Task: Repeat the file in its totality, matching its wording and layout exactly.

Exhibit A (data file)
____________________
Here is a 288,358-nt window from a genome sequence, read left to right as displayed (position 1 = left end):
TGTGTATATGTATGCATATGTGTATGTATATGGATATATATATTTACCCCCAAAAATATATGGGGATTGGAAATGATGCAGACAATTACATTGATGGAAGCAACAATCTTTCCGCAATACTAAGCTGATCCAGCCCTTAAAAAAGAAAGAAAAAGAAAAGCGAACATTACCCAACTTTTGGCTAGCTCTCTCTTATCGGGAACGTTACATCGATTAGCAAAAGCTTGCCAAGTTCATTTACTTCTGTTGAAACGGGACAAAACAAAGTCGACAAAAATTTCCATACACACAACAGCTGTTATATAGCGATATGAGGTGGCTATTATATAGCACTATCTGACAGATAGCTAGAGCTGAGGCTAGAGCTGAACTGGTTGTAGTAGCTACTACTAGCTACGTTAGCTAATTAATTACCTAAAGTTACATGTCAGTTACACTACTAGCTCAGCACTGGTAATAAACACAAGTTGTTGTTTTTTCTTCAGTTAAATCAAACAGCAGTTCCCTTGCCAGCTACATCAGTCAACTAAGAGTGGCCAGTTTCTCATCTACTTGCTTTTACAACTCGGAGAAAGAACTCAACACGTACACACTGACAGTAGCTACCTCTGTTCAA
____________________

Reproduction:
Here is a 288,358-nt window from a genome sequence, read left to right as displayed (position 1 = left end):
TGTGTATATGTATGCATATGTGTATGTATATGGATATATATATTTACCCCCAAAAATATATGGGGATTGGAAATGATGCAGACAATTACATTGATGGAAGCAACAATCTTTCCGCAATACTAAGCTGATCCAGCCCTTAAAAAAGAAAGAAAAAGAAAAGCGAACATTACCCAACTTTTGGCTAGCTCTCTCTTATCGGGAACGTTACATCGATTAGCAAAAGCTTGCCAAGTTCATTTACTTCTGTTGAAACGGGACAAAACAAAGTCGACAAAAATTTCCATACACACAACAGCTGTTATATAGCGATATGAGGTGGCTATTATATAGCACTATCTGACAGATAGCTAGAGCTGAGGCTAGAGCTGAACTGGTTGTAGTAGCTACTACTAGCTACGTTAGCTAATTAATTACCTAAAGTTACATGTCAGTTACACTACTAGCTCAGCACTGGTAATAAACACAAGTTGTTGTTTTTTCTTCAGTTAAATCAAACAGCAGTTCCCTTGCCAGCTACATCAGTCAACTAAGAGTGGCCAGTTTCTCATCTACTTGCTTTTACAACTCGGAGAAAGAACTCAACACGTACACACTGACAGTAGCTACCTCTGTTCAA